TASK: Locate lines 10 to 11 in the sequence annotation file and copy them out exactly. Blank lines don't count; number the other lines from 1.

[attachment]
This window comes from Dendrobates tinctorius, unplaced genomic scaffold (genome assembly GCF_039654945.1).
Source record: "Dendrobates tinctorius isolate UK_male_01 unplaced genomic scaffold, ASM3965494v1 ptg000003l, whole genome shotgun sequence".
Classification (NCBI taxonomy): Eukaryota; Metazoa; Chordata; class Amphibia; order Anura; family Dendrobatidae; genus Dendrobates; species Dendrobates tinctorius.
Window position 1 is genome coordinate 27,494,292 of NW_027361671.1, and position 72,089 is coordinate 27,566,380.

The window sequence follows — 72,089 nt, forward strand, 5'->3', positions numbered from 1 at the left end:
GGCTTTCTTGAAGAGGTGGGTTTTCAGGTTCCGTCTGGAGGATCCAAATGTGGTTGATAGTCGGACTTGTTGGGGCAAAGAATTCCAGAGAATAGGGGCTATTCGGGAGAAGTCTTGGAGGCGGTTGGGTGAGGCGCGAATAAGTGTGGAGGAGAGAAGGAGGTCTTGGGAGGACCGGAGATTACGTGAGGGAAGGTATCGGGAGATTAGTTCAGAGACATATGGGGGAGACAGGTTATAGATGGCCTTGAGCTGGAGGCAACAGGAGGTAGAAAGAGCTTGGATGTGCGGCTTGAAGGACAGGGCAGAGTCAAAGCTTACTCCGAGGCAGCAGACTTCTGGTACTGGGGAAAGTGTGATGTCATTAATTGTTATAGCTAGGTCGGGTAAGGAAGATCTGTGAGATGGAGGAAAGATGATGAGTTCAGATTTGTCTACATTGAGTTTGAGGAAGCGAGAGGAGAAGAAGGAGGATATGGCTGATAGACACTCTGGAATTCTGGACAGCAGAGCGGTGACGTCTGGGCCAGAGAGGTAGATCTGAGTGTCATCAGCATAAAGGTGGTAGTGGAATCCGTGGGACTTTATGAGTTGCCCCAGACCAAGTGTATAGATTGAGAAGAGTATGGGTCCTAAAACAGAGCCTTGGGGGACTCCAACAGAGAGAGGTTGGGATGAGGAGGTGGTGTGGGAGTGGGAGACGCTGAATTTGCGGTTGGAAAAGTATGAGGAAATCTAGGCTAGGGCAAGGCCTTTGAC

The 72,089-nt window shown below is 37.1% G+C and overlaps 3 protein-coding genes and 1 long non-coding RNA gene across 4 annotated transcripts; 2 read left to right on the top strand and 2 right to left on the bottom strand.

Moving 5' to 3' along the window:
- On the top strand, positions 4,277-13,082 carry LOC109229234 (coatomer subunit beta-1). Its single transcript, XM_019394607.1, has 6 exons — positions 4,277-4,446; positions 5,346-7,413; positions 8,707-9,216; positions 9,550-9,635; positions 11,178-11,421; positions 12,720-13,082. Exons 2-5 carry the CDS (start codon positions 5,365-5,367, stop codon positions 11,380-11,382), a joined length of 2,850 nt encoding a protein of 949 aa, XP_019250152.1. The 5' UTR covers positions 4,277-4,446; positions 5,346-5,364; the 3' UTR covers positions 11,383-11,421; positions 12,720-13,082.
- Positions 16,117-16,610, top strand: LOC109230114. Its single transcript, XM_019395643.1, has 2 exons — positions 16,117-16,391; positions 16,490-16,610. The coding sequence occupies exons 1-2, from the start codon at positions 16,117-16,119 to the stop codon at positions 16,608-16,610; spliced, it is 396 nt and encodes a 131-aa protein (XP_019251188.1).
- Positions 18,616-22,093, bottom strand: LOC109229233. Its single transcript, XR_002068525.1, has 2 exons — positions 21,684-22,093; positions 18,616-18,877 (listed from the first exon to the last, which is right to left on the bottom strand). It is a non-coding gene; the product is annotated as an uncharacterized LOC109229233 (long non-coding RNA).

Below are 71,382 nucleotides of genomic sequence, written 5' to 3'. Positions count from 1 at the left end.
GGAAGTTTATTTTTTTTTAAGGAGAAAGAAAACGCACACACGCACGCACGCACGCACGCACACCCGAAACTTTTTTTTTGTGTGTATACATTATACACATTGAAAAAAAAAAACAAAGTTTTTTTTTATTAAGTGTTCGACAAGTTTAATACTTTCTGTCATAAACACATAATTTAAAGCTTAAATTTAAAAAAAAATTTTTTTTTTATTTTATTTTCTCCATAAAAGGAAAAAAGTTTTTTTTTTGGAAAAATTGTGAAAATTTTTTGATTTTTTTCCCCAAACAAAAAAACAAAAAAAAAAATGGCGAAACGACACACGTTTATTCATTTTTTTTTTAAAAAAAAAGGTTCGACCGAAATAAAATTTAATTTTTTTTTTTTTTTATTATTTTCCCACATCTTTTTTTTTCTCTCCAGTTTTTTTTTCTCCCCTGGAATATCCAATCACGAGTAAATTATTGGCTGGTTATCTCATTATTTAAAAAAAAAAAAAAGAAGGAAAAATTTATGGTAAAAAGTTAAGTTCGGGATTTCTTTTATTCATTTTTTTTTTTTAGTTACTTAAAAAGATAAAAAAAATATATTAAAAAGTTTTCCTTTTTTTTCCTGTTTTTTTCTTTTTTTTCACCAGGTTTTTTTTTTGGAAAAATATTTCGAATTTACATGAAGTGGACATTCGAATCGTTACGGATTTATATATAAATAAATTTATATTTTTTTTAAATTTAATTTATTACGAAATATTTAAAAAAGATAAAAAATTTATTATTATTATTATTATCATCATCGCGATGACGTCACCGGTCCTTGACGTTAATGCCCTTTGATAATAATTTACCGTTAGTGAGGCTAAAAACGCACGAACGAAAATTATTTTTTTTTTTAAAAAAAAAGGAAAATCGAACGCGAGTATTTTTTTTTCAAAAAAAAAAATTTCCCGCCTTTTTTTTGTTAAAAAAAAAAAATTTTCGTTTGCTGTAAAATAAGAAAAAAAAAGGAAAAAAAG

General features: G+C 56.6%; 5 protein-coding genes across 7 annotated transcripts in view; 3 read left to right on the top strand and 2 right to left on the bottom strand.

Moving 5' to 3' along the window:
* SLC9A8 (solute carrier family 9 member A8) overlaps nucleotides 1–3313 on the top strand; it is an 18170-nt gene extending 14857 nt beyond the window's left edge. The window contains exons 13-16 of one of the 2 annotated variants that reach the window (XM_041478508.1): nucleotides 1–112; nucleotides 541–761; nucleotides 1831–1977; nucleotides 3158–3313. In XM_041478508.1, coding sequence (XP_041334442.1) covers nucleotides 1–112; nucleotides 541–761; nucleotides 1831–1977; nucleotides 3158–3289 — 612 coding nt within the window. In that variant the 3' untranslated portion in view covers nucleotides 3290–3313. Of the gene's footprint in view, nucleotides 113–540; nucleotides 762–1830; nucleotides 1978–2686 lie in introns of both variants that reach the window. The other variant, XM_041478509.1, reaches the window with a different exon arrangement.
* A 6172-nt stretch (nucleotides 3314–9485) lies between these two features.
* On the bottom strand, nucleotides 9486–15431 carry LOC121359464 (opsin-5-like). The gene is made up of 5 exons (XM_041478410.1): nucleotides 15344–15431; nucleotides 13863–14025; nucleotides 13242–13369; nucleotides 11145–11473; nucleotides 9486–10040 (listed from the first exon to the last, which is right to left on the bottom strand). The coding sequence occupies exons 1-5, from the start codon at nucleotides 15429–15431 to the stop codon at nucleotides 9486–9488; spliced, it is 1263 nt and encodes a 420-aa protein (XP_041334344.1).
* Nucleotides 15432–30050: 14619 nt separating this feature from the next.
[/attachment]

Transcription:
- Positions 16,117-16,610, top strand: LOC109230114. Its single transcript, XM_019395643.1, has 2 exons — positions 16,117-16,391; positions 16,490-16,610. The coding sequence occupies exons 1-2, from the start codon at positions 16,117-16,119 to the stop codon at positions 16,608-16,610; spliced, it is 396 nt and encodes a 131-aa protein (XP_019251188.1).
- Positions 18,616-22,093, bottom strand: LOC109229233. Its single transcript, XR_002068525.1, has 2 exons — positions 21,684-22,093; positions 18,616-18,877 (listed from the first exon to the last, which is right to left on the bottom strand). It is a non-coding gene; the product is annotated as an uncharacterized LOC109229233 (long non-coding RNA).